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Port Gamble S'Klallam Tribe land adjacent to reservation will go into trust status

(News release submitted by Quinn/Brein public relations firm)

KINGSTON — The Port Gamble S’Klallam Tribe has announced that they have received final approval to transition purchased land adjacent to the reservation into trust status. This designation — achieved in part through the first-time use of a 1907 state statute — will allow the tribe to independently regulate the land and expand its reservation boundaries.

The parcel, which was purchased from the Department of Natural Resources in 2005, totals 390 acres and is located south of the reservation running north and south along the Hansville highway and east on Little Boston Road. Currently, the land is under a 10-year forest management plan initiated by the tribe. After the full-term of this plan is complete, the tribe will determine the best use for the land, taking into account the needs of its community members.

“This is a very important step for our tribe,” tribal chairman Jeromy Sullivan said. “Trust status allows us to increase the size of our reservation by more than 25 percent while ensuring this land stays in the hands of the Port Gamble S’Klallam people forever. This is essential as we continue to plan for the needs of our growing population.”

Under trust status, the federal government holds the legal title, but the occupancy interest remains with a specific tribe in perpetuity. Most tribes pursue trust status on purchased lands so they can exercise full regulatory jurisdiction and expand reservation boundaries.

“Tribes have a unique challenge: planning for a community that will exist and likely grow for generations. While in areas around the reservation, populations shift and governments make decisions based on immediate needs, tribes have to always consider not just today, but also many tomorrows,” said Sullivan.

Obtaining trust status through the federal process can take up to 10 years. Under the federal Department of Justice Title Standards, which governs the process for taking land into trust, the federal government will generally only take land into trust when it isn’t encumbered with liens, encroachments, or exceptions. To help speed up the application process, the tribe garnered support from the state’s Department of Natural Resources to use a little-known 1907 state statute, RCW 79.11.220. The statute allowed the state to transfer the mineral rights to the United States, which the state maintained in the sale as it does as a matter of practice. If the state couldn’t transfer the mineral rights of the former DNR land to the United States, the tribe would not have been successful in obtaining trust status. Attorneys for tribe believe this is the first time this statute has been used by the state.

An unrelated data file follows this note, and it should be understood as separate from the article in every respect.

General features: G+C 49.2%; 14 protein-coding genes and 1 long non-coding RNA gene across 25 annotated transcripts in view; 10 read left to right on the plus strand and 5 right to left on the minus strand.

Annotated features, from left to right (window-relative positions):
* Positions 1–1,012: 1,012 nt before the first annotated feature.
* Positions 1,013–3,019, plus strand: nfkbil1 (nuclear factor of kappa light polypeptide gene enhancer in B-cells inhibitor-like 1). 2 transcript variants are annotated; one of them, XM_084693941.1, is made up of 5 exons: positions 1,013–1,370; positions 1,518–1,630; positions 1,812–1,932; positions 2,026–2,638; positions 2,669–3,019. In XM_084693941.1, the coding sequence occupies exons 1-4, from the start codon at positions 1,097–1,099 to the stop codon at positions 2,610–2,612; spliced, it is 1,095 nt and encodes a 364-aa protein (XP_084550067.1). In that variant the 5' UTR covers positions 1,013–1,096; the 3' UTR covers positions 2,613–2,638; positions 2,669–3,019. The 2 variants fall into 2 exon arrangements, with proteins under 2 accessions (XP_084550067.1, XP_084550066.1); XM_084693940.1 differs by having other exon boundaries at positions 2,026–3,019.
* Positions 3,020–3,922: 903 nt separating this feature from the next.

As a part of the review process, the Port Gamble S’Klallam Tribe completed an Environmental Protection Agency Phase 1 environmental review as required by the federal government. Seattle-based Ridolfi, Inc., an independent contractor hired by the tribe, completed the review.

In addition, the tribe was responsible for working with landowners with adjacent properties to resolve any encroachment issues. While these were usually minor, it was important to the tribe to resolve these personally to help further establish good relationships with their neighbors.

Prior to receiving final approval, the Tribe notified the Kitsap community of its intentions to take the land into trust status through a public notice in the local papers. No comments were received.

Gov. Christine Gregoire signed the deed to certify the land into trust status on May 21. Later this summer, the tribe is planning an event to celebrate this important achievement. As a part of the festivities, tribal community members have been invited to suggest names for the parcel.

The Port Gamble S’Klallam Tribe, originally known as the Nux Sklai Yem or Strong People, are descendants of the Salish people who have been well-established in the Puget Sound basin and surrounding areas since 2400 B.C. In the late 1930s, the Port Gamble S’Klallam reservation, located on the northern tip of the Kitsap Peninsula, was established. Many of the tribe’s members, who total about 1,200, still live there today.

For more information about the S’Klallam Tribe, visit www.pgst.nsn.us.

 
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